Scrapping BTECs could lead to more young people dropping out of education, according to the Association of School and College Leaders (ASCL).
In its response to the government consultation on post-16 qualifications at level 3 and below, the association said that abolishing applied general qualifications – of which BTECs are the most popular – would not give a greater guarantee of progress.
“Forcing students down a path of either A levels or T levels at age 16 does not give a greater guarantee of progress towards a student’s ‘intended outcome’. On the contrary, our view is that this risks leading to more students dropping out of education altogether,” says the response by the association, led by general secretary Geoff Barton (pictured).
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“Adopting a middle ground of an applied route that sits between academic and technical routes is, in our view, likely to result in better outcomes for the cohort at level 3 than presenting all students with a binary choice between an academic or a technical route,” the union adds.
According to ASCL, scrapping BTECs could also have a disproportionate impact on students with special educational needs, with 13 per cent of students who take applied general qualifications having special educational needs – compared with 4 per cent who take A levels.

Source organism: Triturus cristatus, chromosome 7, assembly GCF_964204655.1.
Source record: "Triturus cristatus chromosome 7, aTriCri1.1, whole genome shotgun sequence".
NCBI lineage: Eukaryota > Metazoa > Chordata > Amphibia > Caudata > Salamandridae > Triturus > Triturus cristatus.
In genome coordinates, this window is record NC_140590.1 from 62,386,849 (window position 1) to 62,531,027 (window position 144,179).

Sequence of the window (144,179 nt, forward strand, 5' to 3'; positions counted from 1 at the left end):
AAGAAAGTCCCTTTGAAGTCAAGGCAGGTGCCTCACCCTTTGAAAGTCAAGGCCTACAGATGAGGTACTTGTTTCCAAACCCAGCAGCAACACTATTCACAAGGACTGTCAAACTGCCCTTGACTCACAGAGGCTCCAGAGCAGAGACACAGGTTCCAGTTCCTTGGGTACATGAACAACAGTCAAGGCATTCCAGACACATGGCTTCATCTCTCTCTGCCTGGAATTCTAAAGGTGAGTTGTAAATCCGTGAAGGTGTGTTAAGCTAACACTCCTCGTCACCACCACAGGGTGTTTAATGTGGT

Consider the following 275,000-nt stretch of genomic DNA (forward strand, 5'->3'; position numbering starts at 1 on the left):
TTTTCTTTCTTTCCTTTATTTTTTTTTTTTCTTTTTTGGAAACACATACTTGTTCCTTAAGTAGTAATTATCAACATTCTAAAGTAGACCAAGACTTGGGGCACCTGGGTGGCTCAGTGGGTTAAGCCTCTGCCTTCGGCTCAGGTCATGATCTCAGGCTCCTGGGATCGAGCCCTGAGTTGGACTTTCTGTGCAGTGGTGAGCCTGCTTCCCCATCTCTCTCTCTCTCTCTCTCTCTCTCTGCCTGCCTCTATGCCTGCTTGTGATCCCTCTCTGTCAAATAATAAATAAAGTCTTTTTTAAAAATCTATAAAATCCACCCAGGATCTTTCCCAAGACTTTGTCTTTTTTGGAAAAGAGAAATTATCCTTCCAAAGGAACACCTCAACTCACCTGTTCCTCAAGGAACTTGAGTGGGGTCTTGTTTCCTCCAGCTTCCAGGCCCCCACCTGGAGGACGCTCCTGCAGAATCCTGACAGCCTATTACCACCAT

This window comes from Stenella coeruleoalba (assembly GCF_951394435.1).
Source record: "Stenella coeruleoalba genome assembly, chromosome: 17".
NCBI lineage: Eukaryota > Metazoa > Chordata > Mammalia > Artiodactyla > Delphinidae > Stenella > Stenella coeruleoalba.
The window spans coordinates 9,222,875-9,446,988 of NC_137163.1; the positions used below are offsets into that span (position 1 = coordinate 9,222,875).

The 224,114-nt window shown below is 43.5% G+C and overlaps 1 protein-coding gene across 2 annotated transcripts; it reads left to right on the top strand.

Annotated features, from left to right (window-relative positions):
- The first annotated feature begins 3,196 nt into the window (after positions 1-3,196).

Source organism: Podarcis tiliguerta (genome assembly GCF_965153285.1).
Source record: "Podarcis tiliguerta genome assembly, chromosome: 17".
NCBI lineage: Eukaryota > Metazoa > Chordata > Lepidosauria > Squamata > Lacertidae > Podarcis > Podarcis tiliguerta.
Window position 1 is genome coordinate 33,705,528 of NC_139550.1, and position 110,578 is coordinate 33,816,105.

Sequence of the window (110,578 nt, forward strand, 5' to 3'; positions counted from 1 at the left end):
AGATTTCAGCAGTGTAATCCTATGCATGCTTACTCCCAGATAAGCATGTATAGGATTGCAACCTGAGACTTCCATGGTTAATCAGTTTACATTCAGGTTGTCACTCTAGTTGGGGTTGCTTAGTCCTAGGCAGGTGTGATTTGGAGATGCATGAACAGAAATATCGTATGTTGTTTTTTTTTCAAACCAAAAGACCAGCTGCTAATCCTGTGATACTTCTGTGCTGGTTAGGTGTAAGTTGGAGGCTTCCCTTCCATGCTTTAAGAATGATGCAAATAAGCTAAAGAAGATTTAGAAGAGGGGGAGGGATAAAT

“Consideration must also be given to the impact of these changes on the thousands of people who have undertaken qualifications that may now be considered worthless, or no longer understood over time by employers,” the consultation response concludes.
ASCL published a joint statement with the Sixth Form Colleges Association in March, which warned that stopping funding for BTECs would be "rash and reckless".
“Applied General qualifications are tried and tested, and recognised by universities and employers. It would be rash and reckless to scrap these qualifications in favour of T levels, which are untried and untested,” it said.